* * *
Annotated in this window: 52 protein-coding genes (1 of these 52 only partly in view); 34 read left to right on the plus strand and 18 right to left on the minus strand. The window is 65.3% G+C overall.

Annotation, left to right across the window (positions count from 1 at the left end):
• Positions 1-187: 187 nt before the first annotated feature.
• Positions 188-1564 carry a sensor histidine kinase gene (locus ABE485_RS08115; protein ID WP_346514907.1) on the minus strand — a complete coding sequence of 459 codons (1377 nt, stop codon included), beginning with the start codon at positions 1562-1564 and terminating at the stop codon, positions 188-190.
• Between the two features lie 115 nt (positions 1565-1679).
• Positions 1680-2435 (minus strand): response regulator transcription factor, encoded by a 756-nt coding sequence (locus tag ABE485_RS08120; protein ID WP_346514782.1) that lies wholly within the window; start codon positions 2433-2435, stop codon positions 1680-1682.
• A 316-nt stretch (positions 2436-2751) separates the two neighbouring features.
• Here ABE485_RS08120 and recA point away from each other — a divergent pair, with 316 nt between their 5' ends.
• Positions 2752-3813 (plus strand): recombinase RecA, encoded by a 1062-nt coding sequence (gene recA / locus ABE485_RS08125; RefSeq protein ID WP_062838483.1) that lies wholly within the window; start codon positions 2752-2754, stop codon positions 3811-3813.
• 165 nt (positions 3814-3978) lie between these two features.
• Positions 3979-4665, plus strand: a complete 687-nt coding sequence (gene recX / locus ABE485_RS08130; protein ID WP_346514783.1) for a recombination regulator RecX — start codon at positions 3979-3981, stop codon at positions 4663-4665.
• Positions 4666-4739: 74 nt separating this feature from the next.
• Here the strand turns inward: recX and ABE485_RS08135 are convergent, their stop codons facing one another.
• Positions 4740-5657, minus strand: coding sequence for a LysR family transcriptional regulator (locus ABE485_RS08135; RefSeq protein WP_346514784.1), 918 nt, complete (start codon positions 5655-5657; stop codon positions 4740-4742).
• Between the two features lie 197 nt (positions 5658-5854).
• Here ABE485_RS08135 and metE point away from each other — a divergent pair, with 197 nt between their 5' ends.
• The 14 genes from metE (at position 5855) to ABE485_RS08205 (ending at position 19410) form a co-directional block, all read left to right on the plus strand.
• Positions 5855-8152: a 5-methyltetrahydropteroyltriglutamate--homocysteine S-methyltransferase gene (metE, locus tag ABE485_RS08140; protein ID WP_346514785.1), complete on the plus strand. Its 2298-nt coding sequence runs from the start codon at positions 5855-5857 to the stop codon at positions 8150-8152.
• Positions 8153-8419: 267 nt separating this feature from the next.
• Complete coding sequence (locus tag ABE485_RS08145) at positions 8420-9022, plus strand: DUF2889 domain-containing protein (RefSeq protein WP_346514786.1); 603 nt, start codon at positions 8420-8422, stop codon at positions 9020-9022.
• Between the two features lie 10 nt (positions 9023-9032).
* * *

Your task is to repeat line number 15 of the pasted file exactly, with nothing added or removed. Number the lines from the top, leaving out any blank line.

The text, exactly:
• Between the two features lie 197 nt (positions 5658-5854).